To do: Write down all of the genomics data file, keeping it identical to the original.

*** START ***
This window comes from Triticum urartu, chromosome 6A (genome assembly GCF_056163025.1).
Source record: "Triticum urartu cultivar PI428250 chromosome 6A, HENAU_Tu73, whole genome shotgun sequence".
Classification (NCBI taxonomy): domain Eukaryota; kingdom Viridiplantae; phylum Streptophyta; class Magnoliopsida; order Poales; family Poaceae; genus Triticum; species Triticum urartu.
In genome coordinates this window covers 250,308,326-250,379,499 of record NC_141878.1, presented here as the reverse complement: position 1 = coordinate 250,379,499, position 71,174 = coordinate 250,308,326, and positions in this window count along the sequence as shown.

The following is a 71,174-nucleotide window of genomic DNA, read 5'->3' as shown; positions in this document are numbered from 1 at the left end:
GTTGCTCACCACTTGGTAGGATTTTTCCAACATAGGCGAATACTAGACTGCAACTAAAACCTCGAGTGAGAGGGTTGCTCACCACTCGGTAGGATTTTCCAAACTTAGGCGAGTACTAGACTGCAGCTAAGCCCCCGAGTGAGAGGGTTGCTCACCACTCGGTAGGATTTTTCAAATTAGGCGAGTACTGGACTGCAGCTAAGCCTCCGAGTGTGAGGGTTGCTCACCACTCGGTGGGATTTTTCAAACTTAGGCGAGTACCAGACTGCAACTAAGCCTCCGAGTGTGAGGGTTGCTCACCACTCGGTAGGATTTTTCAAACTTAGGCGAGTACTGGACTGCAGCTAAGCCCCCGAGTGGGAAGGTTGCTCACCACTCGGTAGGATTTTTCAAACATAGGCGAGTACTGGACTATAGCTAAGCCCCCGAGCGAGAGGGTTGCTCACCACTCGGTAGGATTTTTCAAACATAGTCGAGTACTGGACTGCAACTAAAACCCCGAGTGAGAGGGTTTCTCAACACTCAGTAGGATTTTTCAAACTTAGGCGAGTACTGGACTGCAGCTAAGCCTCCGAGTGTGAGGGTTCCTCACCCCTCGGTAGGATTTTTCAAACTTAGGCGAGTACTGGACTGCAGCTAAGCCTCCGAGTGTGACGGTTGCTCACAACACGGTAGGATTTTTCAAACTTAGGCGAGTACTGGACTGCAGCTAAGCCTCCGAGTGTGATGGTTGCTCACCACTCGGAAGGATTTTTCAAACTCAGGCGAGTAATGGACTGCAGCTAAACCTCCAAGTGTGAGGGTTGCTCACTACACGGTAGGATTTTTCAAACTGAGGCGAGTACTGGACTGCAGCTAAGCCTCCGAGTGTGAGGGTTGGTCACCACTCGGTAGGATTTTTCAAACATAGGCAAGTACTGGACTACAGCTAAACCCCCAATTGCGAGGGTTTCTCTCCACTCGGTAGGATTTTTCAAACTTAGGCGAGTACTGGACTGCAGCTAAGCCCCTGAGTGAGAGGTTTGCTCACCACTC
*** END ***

This window comes from Triticum urartu, chromosome 6A (genome assembly GCF_056163025.1).
Source record: "Triticum urartu cultivar PI428250 chromosome 6A, HENAU_Tu73, whole genome shotgun sequence".
Classification (NCBI taxonomy): domain Eukaryota; kingdom Viridiplantae; phylum Streptophyta; class Magnoliopsida; order Poales; family Poaceae; genus Triticum; species Triticum urartu.
In genome coordinates this window covers 250,308,326-250,379,499 of record NC_141878.1, presented here as the reverse complement: position 1 = coordinate 250,379,499, position 71,174 = coordinate 250,308,326, and positions in this window count along the sequence as shown.

The following is a 71,174-nucleotide window of genomic DNA, read 5'->3' as shown; positions in this document are numbered from 1 at the left end:
GTTGCTCACCACTTGGTAGGATTTTTCCAACATAGGCGAATACTAGACTGCAACTAAAACCTCGAGTGAGAGGGTTGCTCACCACTCGGTAGGATTTTCCAAACTTAGGCGAGTACTAGACTGCAGCTAAGCCCCCGAGTGAGAGGGTTGCTCACCACTCGGTAGGATTTTTCAAATTAGGCGAGTACTGGACTGCAGCTAAGCCTCCGAGTGTGAGGGTTGCTCACCACTCGGTGGGATTTTTCAAACTTAGGCGAGTACCAGACTGCAACTAAGCCTCCGAGTGTGAGGGTTGCTCACCACTCGGTAGGATTTTTCAAACTTAGGCGAGTACTGGACTGCAGCTAAGCCCCCGAGTGGGAAGGTTGCTCACCACTCGGTAGGATTTTTCAAACATAGGCGAGTACTGGACTATAGCTAAGCCCCCGAGCGAGAGGGTTGCTCACCACTCGGTAGGATTTTTCAAACATAGTCGAGTACTGGACTGCAACTAAAACCCCGAGTGAGAGGGTTTCTCAACACTCAGTAGGATTTTTCAAACTTAGGCGAGTACTGGACTGCAGCTAAGCCTCCGAGTGTGAGGGTTCCTCACCCCTCGGTAGGATTTTTCAAACTTAGGCGAGTACTGGACTGCAGCTAAGCCTCCGAGTGTGACGGTTGCTCACAACACGGTAGGATTTTTCAAACTTAGGCGAGTACTGGACTGCAGCTAAGCCTCCGAGTGTGATGGTTGCTCACCACTCGGAAGGATTTTTCAAACTCAGGCGAGTAATGGACTGCAGCTAAACCTCCAAGTGTGAGGGTTGCTCACTACACGGTAGGATTTTTCAAACTGAGGCGAGTACTGGACTGCAGCTAAGCCTCCGAGTGTGAGGGTTGGTCACCACTCGGTAGGATTTTTCAAACATAGGCAAGTACTGGACTACAGCTAAACCCCCAATTGCGAGGGTTTCTCTCCACTCGGTAGGATTTTTCAAACTTAGGCGAGTACTGGACTGCAGCTAAGCCCCTGAGTGAGAGGTTTGCTCACCACTC